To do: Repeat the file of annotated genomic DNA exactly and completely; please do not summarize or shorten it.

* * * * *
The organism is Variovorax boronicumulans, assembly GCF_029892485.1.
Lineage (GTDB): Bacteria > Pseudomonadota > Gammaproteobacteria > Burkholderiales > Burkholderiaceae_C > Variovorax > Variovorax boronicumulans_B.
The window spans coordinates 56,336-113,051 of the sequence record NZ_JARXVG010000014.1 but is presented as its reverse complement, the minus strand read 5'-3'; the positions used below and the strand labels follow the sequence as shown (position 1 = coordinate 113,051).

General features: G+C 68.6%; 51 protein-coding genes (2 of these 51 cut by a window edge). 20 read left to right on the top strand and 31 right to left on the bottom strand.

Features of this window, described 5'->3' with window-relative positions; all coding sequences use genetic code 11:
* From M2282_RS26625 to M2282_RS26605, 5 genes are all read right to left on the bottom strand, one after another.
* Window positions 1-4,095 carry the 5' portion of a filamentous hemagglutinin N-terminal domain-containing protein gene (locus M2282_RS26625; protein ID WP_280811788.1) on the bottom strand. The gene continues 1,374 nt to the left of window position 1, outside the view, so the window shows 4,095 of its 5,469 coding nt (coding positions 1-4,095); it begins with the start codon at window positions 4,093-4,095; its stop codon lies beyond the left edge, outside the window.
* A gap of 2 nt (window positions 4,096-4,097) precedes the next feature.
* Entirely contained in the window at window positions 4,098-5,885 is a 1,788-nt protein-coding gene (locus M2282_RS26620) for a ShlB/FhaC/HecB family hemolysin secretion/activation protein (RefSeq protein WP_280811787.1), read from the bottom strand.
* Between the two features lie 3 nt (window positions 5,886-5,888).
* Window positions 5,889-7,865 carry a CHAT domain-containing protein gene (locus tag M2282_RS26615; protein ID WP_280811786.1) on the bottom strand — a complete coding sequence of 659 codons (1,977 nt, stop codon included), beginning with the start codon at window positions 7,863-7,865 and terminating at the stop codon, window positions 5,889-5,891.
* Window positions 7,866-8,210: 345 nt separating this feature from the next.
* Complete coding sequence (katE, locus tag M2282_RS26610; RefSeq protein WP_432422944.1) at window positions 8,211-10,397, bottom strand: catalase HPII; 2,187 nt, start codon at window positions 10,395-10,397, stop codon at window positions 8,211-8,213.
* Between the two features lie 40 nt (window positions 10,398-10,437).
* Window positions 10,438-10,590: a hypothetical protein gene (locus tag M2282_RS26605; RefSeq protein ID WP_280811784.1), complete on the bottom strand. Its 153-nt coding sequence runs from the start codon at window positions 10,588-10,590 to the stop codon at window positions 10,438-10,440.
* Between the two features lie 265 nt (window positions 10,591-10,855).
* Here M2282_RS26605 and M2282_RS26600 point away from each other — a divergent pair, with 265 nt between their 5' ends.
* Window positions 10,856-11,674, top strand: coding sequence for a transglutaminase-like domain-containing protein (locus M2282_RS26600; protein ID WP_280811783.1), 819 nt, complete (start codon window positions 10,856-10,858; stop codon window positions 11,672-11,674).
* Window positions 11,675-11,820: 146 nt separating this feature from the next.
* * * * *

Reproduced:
The organism is Variovorax boronicumulans, assembly GCF_029892485.1.
Lineage (GTDB): Bacteria > Pseudomonadota > Gammaproteobacteria > Burkholderiales > Burkholderiaceae_C > Variovorax > Variovorax boronicumulans_B.
The window spans coordinates 56,336-113,051 of the sequence record NZ_JARXVG010000014.1 but is presented as its reverse complement, the minus strand read 5'-3'; the positions used below and the strand labels follow the sequence as shown (position 1 = coordinate 113,051).

General features: G+C 68.6%; 51 protein-coding genes (2 of these 51 cut by a window edge). 20 read left to right on the top strand and 31 right to left on the bottom strand.

Features of this window, described 5'->3' with window-relative positions; all coding sequences use genetic code 11:
* From M2282_RS26625 to M2282_RS26605, 5 genes are all read right to left on the bottom strand, one after another.
* Window positions 1-4,095 carry the 5' portion of a filamentous hemagglutinin N-terminal domain-containing protein gene (locus M2282_RS26625; protein ID WP_280811788.1) on the bottom strand. The gene continues 1,374 nt to the left of window position 1, outside the view, so the window shows 4,095 of its 5,469 coding nt (coding positions 1-4,095); it begins with the start codon at window positions 4,093-4,095; its stop codon lies beyond the left edge, outside the window.
* A gap of 2 nt (window positions 4,096-4,097) precedes the next feature.
* Entirely contained in the window at window positions 4,098-5,885 is a 1,788-nt protein-coding gene (locus M2282_RS26620) for a ShlB/FhaC/HecB family hemolysin secretion/activation protein (RefSeq protein WP_280811787.1), read from the bottom strand.
* Between the two features lie 3 nt (window positions 5,886-5,888).
* Window positions 5,889-7,865 carry a CHAT domain-containing protein gene (locus tag M2282_RS26615; protein ID WP_280811786.1) on the bottom strand — a complete coding sequence of 659 codons (1,977 nt, stop codon included), beginning with the start codon at window positions 7,863-7,865 and terminating at the stop codon, window positions 5,889-5,891.
* Window positions 7,866-8,210: 345 nt separating this feature from the next.
* Complete coding sequence (katE, locus tag M2282_RS26610; RefSeq protein WP_432422944.1) at window positions 8,211-10,397, bottom strand: catalase HPII; 2,187 nt, start codon at window positions 10,395-10,397, stop codon at window positions 8,211-8,213.
* Between the two features lie 40 nt (window positions 10,398-10,437).
* Window positions 10,438-10,590: a hypothetical protein gene (locus tag M2282_RS26605; RefSeq protein ID WP_280811784.1), complete on the bottom strand. Its 153-nt coding sequence runs from the start codon at window positions 10,588-10,590 to the stop codon at window positions 10,438-10,440.
* Between the two features lie 265 nt (window positions 10,591-10,855).
* Here M2282_RS26605 and M2282_RS26600 point away from each other — a divergent pair, with 265 nt between their 5' ends.
* Window positions 10,856-11,674, top strand: coding sequence for a transglutaminase-like domain-containing protein (locus M2282_RS26600; protein ID WP_280811783.1), 819 nt, complete (start codon window positions 10,856-10,858; stop codon window positions 11,672-11,674).
* Window positions 11,675-11,820: 146 nt separating this feature from the next.